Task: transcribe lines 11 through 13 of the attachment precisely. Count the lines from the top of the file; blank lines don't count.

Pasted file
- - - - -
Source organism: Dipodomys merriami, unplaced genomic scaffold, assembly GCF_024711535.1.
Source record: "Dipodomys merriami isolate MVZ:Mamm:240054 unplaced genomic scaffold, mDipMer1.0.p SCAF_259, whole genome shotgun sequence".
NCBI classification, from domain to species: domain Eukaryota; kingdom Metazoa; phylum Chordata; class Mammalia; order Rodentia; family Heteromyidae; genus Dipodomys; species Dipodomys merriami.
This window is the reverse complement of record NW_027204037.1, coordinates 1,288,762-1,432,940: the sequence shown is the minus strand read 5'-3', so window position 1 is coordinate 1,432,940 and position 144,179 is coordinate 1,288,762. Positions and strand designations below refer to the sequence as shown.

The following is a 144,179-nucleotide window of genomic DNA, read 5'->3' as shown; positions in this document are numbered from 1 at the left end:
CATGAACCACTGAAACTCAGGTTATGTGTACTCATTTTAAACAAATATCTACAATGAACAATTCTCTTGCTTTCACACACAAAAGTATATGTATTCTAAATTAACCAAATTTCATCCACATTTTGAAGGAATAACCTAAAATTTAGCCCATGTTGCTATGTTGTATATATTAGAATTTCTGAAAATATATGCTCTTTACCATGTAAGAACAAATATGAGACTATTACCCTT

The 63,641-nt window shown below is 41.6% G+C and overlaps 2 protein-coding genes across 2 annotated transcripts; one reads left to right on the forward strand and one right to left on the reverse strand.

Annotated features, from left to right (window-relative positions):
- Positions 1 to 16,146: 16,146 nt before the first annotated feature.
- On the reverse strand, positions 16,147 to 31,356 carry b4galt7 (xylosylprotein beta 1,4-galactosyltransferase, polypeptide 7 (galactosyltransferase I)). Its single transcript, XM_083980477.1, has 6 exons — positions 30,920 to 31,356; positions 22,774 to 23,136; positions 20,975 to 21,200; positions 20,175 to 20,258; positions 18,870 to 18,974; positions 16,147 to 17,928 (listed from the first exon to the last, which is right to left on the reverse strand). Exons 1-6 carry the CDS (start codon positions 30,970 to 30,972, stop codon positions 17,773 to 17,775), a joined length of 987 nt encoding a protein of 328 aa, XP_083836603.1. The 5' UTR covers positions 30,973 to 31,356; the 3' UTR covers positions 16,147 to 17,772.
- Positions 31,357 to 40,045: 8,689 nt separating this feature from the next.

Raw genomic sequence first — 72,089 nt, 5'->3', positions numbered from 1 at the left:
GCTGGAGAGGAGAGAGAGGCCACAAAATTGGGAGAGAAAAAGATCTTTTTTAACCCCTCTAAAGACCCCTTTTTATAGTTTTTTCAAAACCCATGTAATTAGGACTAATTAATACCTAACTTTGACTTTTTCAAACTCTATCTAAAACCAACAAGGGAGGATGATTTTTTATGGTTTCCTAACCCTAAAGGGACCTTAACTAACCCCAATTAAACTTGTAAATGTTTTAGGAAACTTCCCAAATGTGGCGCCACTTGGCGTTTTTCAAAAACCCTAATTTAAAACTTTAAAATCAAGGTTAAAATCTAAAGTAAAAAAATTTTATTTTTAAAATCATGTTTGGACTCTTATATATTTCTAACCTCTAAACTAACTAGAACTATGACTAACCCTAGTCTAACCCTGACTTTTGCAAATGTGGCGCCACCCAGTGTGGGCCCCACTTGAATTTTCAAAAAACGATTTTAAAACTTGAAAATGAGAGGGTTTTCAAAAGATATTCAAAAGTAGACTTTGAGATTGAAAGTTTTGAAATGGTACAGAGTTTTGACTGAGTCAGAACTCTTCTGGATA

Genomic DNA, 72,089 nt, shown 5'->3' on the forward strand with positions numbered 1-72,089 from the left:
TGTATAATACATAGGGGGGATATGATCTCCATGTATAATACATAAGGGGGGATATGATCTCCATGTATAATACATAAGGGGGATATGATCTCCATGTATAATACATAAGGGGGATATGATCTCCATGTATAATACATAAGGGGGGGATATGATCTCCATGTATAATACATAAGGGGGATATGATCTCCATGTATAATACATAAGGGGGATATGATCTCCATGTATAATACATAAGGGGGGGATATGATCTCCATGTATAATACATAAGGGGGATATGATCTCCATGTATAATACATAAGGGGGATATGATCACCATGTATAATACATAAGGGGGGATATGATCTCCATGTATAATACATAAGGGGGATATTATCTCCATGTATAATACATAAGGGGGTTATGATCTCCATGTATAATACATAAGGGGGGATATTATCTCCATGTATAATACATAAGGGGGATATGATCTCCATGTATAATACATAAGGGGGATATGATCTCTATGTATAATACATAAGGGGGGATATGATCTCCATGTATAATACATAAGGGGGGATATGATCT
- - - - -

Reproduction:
- Positions 31,357 to 40,045: 8,689 nt separating this feature from the next.

Raw genomic sequence first — 72,089 nt, 5'->3', positions numbered from 1 at the left:
GCTGGAGAGGAGAGAGAGGCCACAAAATTGGGAGAGAAAAAGATCTTTTTTAACCCCTCTAAAGACCCCTTTTTATAGTTTTTTCAAAACCCATGTAATTAGGACTAATTAATACCTAACTTTGACTTTTTCAAACTCTATCTAAAACCAACAAGGGAGGATGATTTTTTATGGTTTCCTAACCCTAAAGGGACCTTAACTAACCCCAATTAAACTTGTAAATGTTTTAGGAAACTTCCCAAATGTGGCGCCACTTGGCGTTTTTCAAAAACCCTAATTTAAAACTTTAAAATCAAGGTTAAAATCTAAAGTAAAAAAATTTTATTTTTAAAATCATGTTTGGACTCTTATATATTTCTAACCTCTAAACTAACTAGAACTATGACTAACCCTAGTCTAACCCTGACTTTTGCAAATGTGGCGCCACCCAGTGTGGGCCCCACTTGAATTTTCAAAAAACGATTTTAAAACTTGAAAATGAGAGGGTTTTCAAAAGATATTCAAAAGTAGACTTTGAGATTGAAAGTTTTGAAATGGTACAGAGTTTTGACTGAGTCAGAACTCTTCTGGATA